Recent findings indicate that instead of a meat-heavy diet, you're better off focusing on plants--whole grains, legumes, vegetables, fruits, nuts, seeds and soy.
People who eat a plant-based diet live longer, have less cancer and heart disease, weigh less, and have healthier diets. They even have a lower carbon footprint. These were the impressive findings from the landmark study Adventist Health Study-2 (first announced at the International Congress of Vegetarian Nutrition at Loma Linda University, Loma Linda, CA., February, 2013).
Within this group is a wide range of dietary patterns, from strict vegan to non-vegetarian, making this group a researcher's dream--scientists are able to study the effects of dietary patterns without the impact of other factors, such as smoking and alcohol.
The first Adventist Health Study (AHS-1, 1974-1988) examined risk of cancer and cardiovascular disease among 34,000 people. AHS-2, with 96,000 Adventist participants, was even more ambitious: Beginning in 2002, scientists at Loma Linda University compared the impact of various diet patterns within the same study population, making it one of the most comprehensive diet studies ever conducted. Data was gathered as subjects from all over the U.S. and Canada completed 50-page questionnaires about diet, lifestyle, and health.
MANY FORMS OF PLANT-BASED DIETS
The definition of a plant-based diet is not rigid; it simply means a diet that focuses on plants. Thus, someone who eats small amounts of animal foods can fit within this definition, as can someone who is a strict vegan and eats no animal foods. What makes AHS-2 unique is that scientists examined the effects of different plant-based diets within the study population. The five diet patterns in AHS-2 were broken down as follows:
1. Vegans who eat no animal products
2. Lacto-ovo vegetarians who eat no meat, but do eat eggs or dairy foods or both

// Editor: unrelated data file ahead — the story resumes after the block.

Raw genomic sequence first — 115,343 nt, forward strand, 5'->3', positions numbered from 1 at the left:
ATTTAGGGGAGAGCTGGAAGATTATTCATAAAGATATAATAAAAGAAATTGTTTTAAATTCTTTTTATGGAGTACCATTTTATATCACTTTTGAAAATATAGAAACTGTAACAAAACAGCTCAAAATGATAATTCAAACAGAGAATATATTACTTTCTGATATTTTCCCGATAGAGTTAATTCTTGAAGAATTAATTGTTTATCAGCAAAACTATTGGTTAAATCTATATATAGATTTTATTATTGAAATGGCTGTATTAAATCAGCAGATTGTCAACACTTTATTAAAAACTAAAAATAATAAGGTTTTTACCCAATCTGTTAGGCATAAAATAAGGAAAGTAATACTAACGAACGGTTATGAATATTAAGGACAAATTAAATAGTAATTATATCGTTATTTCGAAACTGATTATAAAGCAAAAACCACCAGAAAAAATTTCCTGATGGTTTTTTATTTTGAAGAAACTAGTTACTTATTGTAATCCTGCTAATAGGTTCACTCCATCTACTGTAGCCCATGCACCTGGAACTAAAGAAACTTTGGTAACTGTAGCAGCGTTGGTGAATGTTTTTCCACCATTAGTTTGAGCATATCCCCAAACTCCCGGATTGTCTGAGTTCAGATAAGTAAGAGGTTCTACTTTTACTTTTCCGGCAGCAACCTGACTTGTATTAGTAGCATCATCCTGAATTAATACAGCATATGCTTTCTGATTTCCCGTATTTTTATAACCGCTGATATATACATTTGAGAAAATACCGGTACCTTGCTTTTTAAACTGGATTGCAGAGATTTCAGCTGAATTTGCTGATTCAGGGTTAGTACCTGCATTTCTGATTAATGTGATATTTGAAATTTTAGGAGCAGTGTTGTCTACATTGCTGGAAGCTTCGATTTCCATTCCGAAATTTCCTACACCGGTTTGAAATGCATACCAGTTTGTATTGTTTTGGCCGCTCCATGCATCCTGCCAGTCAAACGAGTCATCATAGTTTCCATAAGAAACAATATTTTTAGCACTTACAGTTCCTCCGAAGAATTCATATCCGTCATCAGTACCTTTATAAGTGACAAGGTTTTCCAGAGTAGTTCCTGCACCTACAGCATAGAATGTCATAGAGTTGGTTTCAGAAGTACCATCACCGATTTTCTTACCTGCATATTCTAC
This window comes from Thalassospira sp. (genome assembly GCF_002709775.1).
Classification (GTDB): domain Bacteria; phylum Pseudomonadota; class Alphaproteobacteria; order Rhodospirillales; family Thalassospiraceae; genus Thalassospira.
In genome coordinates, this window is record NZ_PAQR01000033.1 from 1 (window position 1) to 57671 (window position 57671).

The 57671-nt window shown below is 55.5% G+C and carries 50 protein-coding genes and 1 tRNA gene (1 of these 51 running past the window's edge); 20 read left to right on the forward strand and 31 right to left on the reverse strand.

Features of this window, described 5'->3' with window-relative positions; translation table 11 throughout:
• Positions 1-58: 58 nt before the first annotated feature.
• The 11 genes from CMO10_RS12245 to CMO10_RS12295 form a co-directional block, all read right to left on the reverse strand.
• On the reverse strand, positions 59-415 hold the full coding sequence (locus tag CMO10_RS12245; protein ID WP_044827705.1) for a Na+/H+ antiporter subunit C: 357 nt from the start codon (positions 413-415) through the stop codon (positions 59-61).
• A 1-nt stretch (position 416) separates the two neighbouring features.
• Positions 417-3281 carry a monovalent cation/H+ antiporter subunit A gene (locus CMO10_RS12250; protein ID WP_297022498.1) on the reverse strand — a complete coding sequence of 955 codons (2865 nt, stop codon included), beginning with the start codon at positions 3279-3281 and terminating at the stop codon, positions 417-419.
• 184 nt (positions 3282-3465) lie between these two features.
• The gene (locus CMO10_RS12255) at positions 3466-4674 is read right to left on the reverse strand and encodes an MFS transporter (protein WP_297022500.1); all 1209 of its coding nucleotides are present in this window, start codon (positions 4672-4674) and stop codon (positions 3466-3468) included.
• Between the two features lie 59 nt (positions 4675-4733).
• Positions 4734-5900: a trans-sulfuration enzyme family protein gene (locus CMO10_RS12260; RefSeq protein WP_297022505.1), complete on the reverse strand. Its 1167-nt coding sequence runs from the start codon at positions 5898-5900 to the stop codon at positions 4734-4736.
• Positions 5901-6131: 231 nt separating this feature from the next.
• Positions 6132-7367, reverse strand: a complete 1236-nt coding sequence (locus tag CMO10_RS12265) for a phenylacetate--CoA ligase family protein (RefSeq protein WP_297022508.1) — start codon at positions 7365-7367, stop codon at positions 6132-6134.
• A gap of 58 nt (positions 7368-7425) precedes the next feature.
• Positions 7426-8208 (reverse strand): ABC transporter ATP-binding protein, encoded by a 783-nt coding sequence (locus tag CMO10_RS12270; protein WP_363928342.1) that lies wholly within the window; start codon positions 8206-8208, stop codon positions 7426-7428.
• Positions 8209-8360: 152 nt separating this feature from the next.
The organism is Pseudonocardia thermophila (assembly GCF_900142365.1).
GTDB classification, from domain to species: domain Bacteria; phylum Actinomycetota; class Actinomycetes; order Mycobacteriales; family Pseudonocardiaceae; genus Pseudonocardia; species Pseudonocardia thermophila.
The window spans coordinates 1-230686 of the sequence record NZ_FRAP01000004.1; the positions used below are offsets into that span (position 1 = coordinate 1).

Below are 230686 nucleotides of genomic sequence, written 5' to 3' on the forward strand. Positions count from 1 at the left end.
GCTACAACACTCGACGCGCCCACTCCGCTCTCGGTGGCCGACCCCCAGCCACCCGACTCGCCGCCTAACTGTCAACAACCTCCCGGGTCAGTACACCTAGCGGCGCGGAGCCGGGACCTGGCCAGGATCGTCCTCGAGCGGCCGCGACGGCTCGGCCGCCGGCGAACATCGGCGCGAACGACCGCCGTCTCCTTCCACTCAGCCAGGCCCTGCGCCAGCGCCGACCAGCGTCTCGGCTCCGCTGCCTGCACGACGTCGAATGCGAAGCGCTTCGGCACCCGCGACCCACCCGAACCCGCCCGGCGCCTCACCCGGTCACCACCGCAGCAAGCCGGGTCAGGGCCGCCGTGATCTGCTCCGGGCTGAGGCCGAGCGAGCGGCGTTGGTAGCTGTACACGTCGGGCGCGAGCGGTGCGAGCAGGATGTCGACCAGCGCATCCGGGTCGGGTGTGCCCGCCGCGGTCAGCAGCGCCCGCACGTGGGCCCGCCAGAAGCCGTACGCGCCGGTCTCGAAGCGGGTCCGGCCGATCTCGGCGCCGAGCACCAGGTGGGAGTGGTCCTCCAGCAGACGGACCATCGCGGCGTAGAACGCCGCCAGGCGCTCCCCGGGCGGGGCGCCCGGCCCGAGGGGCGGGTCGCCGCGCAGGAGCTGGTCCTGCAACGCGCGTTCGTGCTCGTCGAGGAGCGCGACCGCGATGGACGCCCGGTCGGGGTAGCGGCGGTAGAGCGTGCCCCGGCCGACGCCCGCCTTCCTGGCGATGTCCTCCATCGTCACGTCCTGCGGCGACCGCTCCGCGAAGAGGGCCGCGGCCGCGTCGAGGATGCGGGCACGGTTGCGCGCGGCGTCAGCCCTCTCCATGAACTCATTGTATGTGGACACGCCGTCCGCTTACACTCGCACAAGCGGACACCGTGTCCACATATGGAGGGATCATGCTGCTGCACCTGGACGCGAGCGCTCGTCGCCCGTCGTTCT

3. Pesco-vegetarians who eat fish, but other meats one or fewer times per month
4. Semi-vegetarians who eat meats aside from fish occasionally, but less than weekly
5. Non-vegetarians who eat meats aside from fish at least one time per week
PLANT-BASED EATERS EAT DIFFERENTLY
Until this study, there was little knowledge about the daily intake of plant-based eaters. Gary Fraser, PhD, MPH, who led the AHS-2 research team at Loma Linda University, spoke about the study findings--both published and unpublished--at the Congress. He reported that for many years, researchers were convinced that various types of vegetarian diets were responsible for only moderate differences in health outcome, because there was inadequate research on plant-based diets.
But in AHS-2, "We saw huge differences in food intake among the different vegetarian dietary patterns," said Fraser. Fraser reported many interesting observations about various dietary patterns, including:
-- Plant protein. Soy protein and plant protein intake is much greater in vegans than in non-vegetarians.
-- Omega-3 fatty acids. While the omega-3 fatty acids EPA (eicosapentaenoic acid) and DHA (docosahexaenoic acid) intake is much lower among vegans and vegetarians, the plant omega-3 fatty acid ALA (alpha-linolenic acid) is higher in this group (about 2 grams per day), and higher levels of EPA and DHA are found in their body fat, suggesting high intake of plant omega-3s may result in higher levels in the body.
-- Saturated fat. Intake is very low in vegans.
-- Micronutrients. Beta-carotene and vitamin C intake is much higher in vegans. Vitamin B12 intake in vegans is low, but they often supplement this nutrient. Iron intake is good for vegans through the diet, as they don't typically supplement this nutrient.